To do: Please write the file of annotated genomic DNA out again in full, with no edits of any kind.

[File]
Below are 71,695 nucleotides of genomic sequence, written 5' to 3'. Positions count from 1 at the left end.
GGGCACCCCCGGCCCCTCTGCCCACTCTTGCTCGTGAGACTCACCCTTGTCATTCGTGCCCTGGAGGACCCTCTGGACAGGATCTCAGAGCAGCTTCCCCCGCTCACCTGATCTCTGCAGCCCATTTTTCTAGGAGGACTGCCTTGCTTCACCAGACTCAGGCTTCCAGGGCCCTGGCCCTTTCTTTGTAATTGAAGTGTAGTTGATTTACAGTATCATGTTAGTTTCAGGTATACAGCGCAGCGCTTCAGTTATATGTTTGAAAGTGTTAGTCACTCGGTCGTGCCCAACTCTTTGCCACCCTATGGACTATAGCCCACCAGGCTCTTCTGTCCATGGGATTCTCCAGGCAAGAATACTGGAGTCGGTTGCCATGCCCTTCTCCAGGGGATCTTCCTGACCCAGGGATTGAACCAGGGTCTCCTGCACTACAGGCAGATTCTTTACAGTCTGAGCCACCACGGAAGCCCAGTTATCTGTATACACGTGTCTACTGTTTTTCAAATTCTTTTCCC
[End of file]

Below are 71,695 nucleotides of genomic sequence, written 5' to 3'. Positions count from 1 at the left end.
GGGCACCCCCGGCCCCTCTGCCCACTCTTGCTCGTGAGACTCACCCTTGTCATTCGTGCCCTGGAGGACCCTCTGGACAGGATCTCAGAGCAGCTTCCCCCGCTCACCTGATCTCTGCAGCCCATTTTTCTAGGAGGACTGCCTTGCTTCACCAGACTCAGGCTTCCAGGGCCCTGGCCCTTTCTTTGTAATTGAAGTGTAGTTGATTTACAGTATCATGTTAGTTTCAGGTATACAGCGCAGCGCTTCAGTTATATGTTTGAAAGTGTTAGTCACTCGGTCGTGCCCAACTCTTTGCCACCCTATGGACTATAGCCCACCAGGCTCTTCTGTCCATGGGATTCTCCAGGCAAGAATACTGGAGTCGGTTGCCATGCCCTTCTCCAGGGGATCTTCCTGACCCAGGGATTGAACCAGGGTCTCCTGCACTACAGGCAGATTCTTTACAGTCTGAGCCACCACGGAAGCCCAGTTATCTGTATACACGTGTCTACTGTTTTTCAAATTCTTTTCCC